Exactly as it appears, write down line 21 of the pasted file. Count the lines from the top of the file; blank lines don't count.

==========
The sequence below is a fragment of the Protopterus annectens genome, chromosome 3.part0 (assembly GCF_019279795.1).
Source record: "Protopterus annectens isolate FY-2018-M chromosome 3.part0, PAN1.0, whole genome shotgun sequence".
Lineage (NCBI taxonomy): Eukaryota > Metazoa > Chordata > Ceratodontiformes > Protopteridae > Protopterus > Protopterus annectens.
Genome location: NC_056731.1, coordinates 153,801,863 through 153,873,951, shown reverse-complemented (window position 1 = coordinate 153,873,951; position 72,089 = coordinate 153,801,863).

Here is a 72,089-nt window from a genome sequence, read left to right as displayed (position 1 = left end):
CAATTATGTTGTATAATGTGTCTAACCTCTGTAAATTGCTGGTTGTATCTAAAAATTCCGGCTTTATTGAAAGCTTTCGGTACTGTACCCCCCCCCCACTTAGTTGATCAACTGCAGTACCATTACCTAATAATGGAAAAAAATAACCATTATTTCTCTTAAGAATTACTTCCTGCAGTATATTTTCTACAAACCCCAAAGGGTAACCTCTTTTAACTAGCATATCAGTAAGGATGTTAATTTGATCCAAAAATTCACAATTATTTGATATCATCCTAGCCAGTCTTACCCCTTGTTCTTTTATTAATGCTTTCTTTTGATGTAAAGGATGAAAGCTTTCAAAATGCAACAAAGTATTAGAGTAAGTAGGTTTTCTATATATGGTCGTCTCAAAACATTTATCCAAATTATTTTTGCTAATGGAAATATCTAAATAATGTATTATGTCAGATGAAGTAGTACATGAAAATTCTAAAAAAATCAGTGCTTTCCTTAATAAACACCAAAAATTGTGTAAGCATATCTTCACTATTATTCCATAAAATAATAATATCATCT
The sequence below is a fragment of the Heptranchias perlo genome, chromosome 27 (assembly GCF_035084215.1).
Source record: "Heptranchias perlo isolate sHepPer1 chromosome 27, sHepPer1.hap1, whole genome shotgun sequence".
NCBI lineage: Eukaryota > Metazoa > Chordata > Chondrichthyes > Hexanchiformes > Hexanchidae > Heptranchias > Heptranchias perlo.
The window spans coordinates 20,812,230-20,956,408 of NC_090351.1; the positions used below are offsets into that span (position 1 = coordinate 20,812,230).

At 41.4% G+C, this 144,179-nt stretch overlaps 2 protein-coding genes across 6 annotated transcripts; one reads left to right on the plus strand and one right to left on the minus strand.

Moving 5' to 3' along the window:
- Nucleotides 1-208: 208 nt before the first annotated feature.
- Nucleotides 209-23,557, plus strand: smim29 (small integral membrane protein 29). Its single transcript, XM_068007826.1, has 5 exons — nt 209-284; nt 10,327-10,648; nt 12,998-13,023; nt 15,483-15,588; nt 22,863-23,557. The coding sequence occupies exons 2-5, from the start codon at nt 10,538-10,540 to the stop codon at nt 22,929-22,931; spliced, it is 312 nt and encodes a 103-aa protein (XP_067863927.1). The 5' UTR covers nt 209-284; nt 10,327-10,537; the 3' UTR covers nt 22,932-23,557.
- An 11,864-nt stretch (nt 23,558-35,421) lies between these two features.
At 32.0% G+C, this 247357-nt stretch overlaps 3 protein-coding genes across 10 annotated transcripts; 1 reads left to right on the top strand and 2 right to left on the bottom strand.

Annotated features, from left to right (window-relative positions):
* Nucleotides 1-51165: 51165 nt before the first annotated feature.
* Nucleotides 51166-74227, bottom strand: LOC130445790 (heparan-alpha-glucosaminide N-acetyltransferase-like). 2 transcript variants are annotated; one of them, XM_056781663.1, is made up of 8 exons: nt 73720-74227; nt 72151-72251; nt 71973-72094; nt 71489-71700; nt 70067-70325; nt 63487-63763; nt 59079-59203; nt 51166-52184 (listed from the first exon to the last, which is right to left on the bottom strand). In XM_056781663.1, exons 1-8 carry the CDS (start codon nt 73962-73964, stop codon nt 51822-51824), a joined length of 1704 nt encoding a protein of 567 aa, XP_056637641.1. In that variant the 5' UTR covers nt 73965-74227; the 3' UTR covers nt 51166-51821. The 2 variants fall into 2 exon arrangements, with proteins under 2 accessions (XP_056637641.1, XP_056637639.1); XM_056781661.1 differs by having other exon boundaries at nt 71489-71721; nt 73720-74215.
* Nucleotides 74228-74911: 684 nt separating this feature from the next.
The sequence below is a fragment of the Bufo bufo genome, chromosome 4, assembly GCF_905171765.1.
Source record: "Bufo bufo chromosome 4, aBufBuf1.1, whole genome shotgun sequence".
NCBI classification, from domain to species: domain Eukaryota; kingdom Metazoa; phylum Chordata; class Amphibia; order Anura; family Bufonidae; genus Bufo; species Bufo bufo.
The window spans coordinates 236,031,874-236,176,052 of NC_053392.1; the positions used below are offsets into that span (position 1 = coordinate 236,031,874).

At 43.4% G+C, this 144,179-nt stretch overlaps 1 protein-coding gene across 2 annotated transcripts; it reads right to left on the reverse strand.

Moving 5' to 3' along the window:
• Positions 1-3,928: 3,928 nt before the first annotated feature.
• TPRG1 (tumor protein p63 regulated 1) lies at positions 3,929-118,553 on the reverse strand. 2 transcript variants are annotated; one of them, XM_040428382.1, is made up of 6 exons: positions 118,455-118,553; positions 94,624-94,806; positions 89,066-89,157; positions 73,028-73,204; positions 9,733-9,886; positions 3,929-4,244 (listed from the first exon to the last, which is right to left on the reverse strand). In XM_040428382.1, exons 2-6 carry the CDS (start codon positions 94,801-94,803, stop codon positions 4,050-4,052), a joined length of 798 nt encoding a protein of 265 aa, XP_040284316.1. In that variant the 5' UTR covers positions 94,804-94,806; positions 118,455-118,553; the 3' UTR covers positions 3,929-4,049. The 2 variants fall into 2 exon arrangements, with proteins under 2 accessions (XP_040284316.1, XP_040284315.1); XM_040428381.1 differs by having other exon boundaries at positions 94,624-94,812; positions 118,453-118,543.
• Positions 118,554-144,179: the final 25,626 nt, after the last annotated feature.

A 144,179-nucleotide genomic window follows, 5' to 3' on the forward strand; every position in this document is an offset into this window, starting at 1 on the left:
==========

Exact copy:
The sequence below is a fragment of the Bufo bufo genome, chromosome 4, assembly GCF_905171765.1.